Reddish v. Heartland Auto Plaza

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197 S.W.3d 634 (2006)

Lilly REDDISH, Plaintiff-Appellant, v. HEARTLAND AUTO PLAZA, Defendant-Respondent.

No. 27392.

Missouri Court of Appeals, Southern District, Division Two.

August 4, 2006.

*635 William Bacon Gresham III, Poplar Bluff, MO, for appellant.

Shawn David Young, Portageville, MO, for respondent.

GARY W. LYNCH, Judge.

Appellant Lilly Reddish ("Buyer") brought an action in three counts against Respondent Heartland Auto Plaza ("Seller") seeking to void her purported purchase of an automobile from Seller and for damages for Seller's alleged fraud arising from the transaction. After hearing the evidence, the trial court granted judgment in favor of Seller on all three counts, finding insufficient evidence to support Buyer's allegations. Buyer appeals the judgment. We affirm the judgment as to count one and reverse and remand the judgment as to counts two and three.

1) Factual and Procedural History

On June 16, 2004, Buyer purchased a vehicle from Seller at its store located in Poplar Bluff, Missouri. Seller delivered possession of the vehicle to Buyer on this date, but Seller did not deliver a certificate of ownership for the vehicle to Buyer. Seller called Buyer on the next day, and in response to that call, Buyer returned to Seller's store to complete new paperwork to secure a better interest rate on the financing. Seller did not deliver a certificate of ownership to the vehicle to Buyer at that time. Buyer attempted to title and insure the vehicle but was unable to do so, due to the lack of a title.

Buyer filed a petition in the Associate Division of the Circuit Court of Butler County on July 14, 2004, asking for damages as a result of Seller's fraudulent misrepresentation as to the accident history and year of manufacture of the vehicle. This petition was later amended to add two additional claims for relief. The first count of the second amended petition, upon which this case was tried, was the original claim of fraudulent misrepresentation. The second and third counts of the second amended petition, both alleging non-compliance with Section 301.210, sought damages and a declaration that the purported sale was void, respectively.[1] The case was tried to the court on October 5, 2005, at which time Buyer still maintained possession of the vehicle, and Seller still maintained possession of the certificate of ownership for the vehicle.

Buyer testified that she had maintained possession of the vehicle since June 16, 2004, and had never received a certificate of ownership for the vehicle from the Seller. Paul Ruff, the store manager for Seller, testified on behalf of Seller and was the only other witness to testify during the trial. He did not personally participate in the transaction at issue. He did not have any conversations with Buyer on June 16, 2004, and could only vaguely recall the transaction. Ruff testified that he maintained possession of the certificate of ownership to the vehicle and that Buyer had physical possession of the car.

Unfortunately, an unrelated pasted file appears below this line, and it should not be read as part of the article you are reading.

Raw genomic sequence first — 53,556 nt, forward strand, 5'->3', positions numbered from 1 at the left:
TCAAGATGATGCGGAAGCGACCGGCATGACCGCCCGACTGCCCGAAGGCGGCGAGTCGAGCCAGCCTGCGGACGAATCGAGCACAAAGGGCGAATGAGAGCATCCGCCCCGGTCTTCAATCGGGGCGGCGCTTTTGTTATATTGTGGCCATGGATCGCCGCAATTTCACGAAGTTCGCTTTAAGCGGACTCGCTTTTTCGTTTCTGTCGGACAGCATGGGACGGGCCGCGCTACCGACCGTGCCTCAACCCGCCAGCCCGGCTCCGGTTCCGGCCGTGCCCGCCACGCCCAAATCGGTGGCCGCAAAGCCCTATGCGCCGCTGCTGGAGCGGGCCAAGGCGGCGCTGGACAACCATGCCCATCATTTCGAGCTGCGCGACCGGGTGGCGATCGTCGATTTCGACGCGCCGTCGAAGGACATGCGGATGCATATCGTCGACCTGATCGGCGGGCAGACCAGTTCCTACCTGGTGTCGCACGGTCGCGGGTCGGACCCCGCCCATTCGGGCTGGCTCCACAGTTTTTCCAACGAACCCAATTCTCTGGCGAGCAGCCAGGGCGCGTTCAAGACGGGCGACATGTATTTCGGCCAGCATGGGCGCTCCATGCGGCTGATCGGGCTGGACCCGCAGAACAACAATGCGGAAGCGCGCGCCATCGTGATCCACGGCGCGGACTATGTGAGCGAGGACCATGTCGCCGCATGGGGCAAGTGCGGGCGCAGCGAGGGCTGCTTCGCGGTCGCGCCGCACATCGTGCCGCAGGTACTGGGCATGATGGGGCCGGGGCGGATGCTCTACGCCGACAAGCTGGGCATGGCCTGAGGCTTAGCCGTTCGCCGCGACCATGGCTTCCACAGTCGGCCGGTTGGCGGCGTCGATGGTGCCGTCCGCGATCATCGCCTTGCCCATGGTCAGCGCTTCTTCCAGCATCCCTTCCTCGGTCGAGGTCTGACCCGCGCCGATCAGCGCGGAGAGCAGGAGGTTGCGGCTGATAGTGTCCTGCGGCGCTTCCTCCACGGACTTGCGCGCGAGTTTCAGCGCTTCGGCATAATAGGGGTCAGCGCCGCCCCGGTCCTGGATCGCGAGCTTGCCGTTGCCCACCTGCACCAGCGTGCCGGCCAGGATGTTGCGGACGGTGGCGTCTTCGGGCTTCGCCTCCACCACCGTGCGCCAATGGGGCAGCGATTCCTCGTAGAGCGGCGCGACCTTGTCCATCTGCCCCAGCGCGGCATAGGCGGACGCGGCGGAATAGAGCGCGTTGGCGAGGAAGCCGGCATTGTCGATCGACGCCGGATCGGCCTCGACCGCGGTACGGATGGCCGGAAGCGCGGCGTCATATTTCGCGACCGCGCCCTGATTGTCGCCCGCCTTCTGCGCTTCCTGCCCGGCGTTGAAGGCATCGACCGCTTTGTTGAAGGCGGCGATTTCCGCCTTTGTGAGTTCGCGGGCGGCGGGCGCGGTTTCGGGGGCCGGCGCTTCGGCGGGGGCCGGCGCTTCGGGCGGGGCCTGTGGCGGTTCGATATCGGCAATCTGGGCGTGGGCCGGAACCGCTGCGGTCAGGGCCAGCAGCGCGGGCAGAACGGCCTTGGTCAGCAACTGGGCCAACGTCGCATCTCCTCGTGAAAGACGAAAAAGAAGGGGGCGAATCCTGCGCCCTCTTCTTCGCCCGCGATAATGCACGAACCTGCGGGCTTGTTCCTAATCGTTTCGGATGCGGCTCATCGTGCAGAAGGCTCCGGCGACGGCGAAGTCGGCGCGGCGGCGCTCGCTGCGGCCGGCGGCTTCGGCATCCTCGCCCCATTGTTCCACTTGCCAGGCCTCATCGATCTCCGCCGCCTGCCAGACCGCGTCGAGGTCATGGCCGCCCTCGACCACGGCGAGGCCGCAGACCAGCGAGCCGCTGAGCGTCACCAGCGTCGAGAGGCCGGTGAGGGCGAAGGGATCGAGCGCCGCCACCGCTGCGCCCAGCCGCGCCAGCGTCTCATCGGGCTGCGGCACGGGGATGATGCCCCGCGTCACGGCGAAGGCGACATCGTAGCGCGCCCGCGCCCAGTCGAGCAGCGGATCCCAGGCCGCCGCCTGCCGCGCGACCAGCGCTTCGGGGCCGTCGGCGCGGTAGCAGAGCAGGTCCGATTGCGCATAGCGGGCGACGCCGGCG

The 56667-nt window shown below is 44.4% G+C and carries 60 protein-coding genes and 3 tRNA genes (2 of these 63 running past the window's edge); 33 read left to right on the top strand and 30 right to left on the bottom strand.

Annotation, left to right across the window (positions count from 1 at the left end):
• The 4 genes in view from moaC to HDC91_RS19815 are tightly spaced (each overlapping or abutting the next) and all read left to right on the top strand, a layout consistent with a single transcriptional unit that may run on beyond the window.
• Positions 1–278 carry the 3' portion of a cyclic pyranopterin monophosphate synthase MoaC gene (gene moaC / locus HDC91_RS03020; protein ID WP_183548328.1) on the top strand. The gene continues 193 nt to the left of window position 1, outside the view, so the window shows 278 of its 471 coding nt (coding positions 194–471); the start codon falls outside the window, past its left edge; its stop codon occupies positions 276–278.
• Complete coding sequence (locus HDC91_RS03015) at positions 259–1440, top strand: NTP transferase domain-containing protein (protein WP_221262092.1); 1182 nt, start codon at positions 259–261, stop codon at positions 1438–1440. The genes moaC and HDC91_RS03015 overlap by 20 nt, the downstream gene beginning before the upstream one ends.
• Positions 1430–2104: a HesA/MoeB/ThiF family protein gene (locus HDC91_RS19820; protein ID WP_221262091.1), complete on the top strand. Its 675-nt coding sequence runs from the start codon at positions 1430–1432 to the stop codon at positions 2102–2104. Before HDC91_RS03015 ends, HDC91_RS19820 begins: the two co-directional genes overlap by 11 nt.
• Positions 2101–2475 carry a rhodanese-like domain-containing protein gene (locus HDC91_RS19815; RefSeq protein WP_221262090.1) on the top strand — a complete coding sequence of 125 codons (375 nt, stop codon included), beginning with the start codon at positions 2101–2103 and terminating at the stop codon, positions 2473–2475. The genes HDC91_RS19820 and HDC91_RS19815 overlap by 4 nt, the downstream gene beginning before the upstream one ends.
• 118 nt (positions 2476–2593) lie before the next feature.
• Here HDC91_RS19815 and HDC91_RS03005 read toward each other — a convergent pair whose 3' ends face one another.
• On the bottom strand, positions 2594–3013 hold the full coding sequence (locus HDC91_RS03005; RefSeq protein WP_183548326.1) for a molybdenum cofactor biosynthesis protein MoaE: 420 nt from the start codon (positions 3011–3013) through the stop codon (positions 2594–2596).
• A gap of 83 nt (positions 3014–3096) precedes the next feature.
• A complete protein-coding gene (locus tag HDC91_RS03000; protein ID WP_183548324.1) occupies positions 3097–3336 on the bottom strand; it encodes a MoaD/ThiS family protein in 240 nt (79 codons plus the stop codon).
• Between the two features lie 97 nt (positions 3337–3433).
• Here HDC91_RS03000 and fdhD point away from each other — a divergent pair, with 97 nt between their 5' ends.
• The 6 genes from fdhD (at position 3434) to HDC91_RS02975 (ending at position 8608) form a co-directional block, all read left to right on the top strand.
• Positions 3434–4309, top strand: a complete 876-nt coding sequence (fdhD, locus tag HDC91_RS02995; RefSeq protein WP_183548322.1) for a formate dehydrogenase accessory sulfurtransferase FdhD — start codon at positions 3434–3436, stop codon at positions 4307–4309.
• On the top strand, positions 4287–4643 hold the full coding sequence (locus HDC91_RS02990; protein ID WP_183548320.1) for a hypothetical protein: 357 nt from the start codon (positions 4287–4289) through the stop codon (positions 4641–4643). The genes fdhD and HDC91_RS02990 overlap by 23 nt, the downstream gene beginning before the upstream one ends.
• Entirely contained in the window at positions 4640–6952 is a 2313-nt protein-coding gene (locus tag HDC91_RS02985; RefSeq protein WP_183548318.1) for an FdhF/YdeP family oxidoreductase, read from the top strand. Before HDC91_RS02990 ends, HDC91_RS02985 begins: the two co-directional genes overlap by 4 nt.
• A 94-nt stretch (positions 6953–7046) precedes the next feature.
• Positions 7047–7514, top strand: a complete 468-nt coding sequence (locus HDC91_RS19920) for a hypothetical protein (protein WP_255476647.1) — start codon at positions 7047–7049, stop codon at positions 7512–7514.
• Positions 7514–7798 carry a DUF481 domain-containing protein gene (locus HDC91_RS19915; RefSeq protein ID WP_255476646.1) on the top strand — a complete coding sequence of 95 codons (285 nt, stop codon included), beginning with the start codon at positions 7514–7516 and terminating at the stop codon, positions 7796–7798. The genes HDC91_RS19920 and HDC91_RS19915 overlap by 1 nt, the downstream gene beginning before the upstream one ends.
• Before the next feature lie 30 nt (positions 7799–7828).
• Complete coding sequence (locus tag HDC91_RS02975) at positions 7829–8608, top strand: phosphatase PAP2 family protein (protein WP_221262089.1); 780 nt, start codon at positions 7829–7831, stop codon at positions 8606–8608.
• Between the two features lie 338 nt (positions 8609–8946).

After trial, the trial court entered judgment in favor of Seller on all three counts of Buyer's amended petition, finding there was "insufficient evidence to support the *636 allegations of the [Buyer's] Petition by a preponderance of the evidence." Buyer appeals, claiming that the trial court's judgment in favor of Seller on counts two and three of the amended petition is an erroneous application of the law, in that there was "substantial evidence that [Seller] failed to deliver to [Buyer] at the time of delivery of the vehicle to [Buyer] a certificate of ownership with an assignment thereof."[2]

2) Standard of Review

Appellate review of this court-tried civil matter is governed by Murphy v. Carron, 536 S.W.2d 30, 32 (Mo. banc 1976), under which [t]his court will affirm the trial court's judgment unless there is no substantial evidence to support it, it is against the weight of the evidence, or it erroneously declares or applies the law. Dorman v. Dorman, 91 S.W.3d 167, 169 (Mo.App. 2002). This court views the evidence and all reasonable inferences therefrom in the light most favorable to the judgment and disregards all contrary evidence and inferences. Id. at 169. Furthermore, as in all judge-tried civil cases, the credibility of the witnesses and the weight to be given their testimony are matters for the trial court, which is free to believe none, part, or all of the testimony. Norris v. Nationwide Mut. Ins. Co., 55 S.W.3d 366, 369 (Mo.App.2001). An appellate court not only defers to a trial court's ability to determine the witnesses' credibility, but also to its ability to choose between conflicting evidence. In the Interest of A.H., 9 S.W.3d 56, 59 (Mo.App.2000). "However, if the evidence is uncontroverted or admitted, such that the real issue is strictly a legal one regarding the legal effect of the evidence, then there is no need to defer to the trial court's judgment." Tolliver v. Dir. of Revenue, 117 S.W.3d 191, 196 (Mo.App.2003) (citing Hinnah v. Dir. of Revenue, 77 S.W.3d 616, 620 (Mo. banc 2002)).

3) Discussion and Decision